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Quantum computing seminar lectures

Here are the notes, in several formats. The 2up versions place two slides on a page for easier printing.

  Formats Available Other information
Sept 18 2003
  • Lecture 1 - Introduction
PDF
PDF 2Up
DVI
DVI 2Up
PS
PS 2Up
Overview of quantum computing, classical computing, history, etc.
Sept 25 2003
  • Lecture 2 - Introduction to quantum mechanics
     (UNFINISHED VERSION!)
PDF
PDF 2Up
DVI
DVI 2Up
PS
PS 2Up
An introduction to quantum mechanics as it applies to quantum computing. Also contains some linear algebra, and notation used by physicists.
Oct 2 2003
 
  • Lecture 3 - Quantum mechanics continued, computation theory
     (Online notes not done - lecture will be on blackboard)
Continuation of quantum mechanics, the No Cloning theorem, Bell's Inequalities, start of classical computation theory.
Oct 9 2003
 
  • Lecture 4 - Computation theory
     (Online notes not done - lecture will be on blackboard)
Classical computation theory, starting with the definition of a Turing Machine, followed by an a brief introduction to classical circuits. The standard complexity classes P and NP will be explained, as well as some others, most notable BPP. These topics are selected to illustrate the quantum analogs later.
Oct 16 2003
 
  • Lecture 5 - Grover's Algorithm
     (Online notes not done - lecture will be on blackboard)
I will cover Grover's database search that searches an unsorted list of N items in O(\sqrt(N)) time, compared to the required O(N) classical computing complexity. Here is the original paper.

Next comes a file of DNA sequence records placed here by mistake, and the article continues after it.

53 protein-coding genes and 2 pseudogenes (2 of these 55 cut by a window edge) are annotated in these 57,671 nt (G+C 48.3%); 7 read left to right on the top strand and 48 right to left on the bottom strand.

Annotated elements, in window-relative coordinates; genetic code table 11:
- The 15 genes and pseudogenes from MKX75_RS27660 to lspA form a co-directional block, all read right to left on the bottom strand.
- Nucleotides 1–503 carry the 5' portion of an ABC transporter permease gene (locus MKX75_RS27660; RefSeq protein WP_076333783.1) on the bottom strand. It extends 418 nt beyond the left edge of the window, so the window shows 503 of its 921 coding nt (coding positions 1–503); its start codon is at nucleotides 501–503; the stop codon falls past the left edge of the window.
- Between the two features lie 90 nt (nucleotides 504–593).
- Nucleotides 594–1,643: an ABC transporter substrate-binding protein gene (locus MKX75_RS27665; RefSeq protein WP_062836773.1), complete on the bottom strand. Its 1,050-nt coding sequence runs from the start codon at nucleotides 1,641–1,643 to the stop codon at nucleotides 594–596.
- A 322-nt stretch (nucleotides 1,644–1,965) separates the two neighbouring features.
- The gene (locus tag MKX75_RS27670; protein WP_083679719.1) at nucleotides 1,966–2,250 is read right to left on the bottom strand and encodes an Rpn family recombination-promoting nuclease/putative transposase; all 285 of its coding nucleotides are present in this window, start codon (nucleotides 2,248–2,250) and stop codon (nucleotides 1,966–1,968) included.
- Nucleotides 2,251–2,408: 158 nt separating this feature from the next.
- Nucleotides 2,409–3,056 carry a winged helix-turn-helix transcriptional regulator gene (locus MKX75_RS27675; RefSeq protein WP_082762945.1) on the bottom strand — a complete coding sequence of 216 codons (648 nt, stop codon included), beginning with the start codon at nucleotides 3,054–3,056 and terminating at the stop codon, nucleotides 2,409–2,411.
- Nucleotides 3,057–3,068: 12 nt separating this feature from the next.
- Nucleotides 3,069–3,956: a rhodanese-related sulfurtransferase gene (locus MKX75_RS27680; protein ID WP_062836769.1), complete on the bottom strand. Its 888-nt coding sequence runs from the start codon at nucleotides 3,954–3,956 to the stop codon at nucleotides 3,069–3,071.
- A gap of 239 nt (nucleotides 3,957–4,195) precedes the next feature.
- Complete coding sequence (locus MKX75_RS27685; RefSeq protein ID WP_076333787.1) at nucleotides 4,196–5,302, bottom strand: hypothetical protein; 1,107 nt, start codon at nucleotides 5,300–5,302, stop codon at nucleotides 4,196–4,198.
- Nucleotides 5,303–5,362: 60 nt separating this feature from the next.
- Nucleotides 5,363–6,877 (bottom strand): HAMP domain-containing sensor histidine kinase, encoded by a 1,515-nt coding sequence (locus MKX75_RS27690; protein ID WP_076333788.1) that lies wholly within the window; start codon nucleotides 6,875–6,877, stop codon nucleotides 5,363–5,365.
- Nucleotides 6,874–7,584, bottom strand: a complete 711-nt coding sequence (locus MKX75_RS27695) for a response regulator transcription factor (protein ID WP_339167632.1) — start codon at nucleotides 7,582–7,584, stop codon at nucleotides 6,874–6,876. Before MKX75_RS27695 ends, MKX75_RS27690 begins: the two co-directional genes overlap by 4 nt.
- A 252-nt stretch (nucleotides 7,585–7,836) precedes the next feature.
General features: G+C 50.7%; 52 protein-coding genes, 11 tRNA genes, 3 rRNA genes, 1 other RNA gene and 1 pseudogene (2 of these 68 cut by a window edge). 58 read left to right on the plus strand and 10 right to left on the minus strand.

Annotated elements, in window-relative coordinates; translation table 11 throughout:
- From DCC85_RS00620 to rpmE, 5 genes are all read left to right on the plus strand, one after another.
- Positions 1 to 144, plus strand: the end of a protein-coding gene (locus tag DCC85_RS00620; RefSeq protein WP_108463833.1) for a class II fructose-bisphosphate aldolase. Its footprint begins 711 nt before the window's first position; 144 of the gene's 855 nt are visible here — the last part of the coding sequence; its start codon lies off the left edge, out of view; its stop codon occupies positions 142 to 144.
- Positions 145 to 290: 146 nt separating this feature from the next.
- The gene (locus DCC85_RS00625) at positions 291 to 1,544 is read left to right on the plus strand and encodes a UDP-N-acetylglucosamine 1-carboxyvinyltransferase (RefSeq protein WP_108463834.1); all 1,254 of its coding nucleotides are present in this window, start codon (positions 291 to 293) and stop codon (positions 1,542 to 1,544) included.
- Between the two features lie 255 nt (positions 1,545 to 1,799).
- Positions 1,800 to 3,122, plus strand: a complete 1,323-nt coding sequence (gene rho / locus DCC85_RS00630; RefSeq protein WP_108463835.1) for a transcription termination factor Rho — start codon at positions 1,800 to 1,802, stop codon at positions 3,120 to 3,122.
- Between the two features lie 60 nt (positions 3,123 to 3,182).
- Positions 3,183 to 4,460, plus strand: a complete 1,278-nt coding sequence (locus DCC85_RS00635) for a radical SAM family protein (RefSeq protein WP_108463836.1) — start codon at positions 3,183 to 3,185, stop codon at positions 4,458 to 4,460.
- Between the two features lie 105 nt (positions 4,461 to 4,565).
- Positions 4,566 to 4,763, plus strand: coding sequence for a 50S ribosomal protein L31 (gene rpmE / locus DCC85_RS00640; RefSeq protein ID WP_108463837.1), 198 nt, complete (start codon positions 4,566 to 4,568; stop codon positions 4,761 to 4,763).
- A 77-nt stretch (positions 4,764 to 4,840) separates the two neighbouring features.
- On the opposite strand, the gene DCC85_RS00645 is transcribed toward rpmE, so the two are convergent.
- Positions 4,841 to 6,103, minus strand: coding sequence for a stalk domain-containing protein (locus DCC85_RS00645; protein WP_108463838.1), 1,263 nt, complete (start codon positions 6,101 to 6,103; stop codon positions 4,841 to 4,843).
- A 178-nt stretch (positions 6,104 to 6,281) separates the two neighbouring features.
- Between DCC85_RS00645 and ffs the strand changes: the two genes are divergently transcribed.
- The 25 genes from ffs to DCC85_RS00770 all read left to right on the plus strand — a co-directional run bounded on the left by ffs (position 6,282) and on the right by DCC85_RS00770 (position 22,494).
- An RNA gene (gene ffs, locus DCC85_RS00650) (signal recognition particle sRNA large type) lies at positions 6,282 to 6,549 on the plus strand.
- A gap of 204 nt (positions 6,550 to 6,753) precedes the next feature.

Oct 23 2003
 
  • Lecture 6 - Shor's Algorithm
     (Online notes not done - lecture will be on blackboard)
I will cover Peter Shor's integer factoring algorithm, the most famous application of quantum computing to date. His algorithm gives an exponential speedup to the best classical algorithms for factoring and the Discrete Log Problem, with applications to cryptography. Here is the original paper.
Oct 30 2003
 
  • Lecture 7 - The Hidden Subgroup Problem
     (Online notes not done - lecture will be on blackboard)
This will be the last lecture until December, since I will be gone for November. The HSP is a framework for quantum algorithms, and is a very active area of research. Solving the HSP for the permutation groups, for example, would result in an efficient quantum algorithm for solving Graph Isomorphism, a hard classical problem.


 

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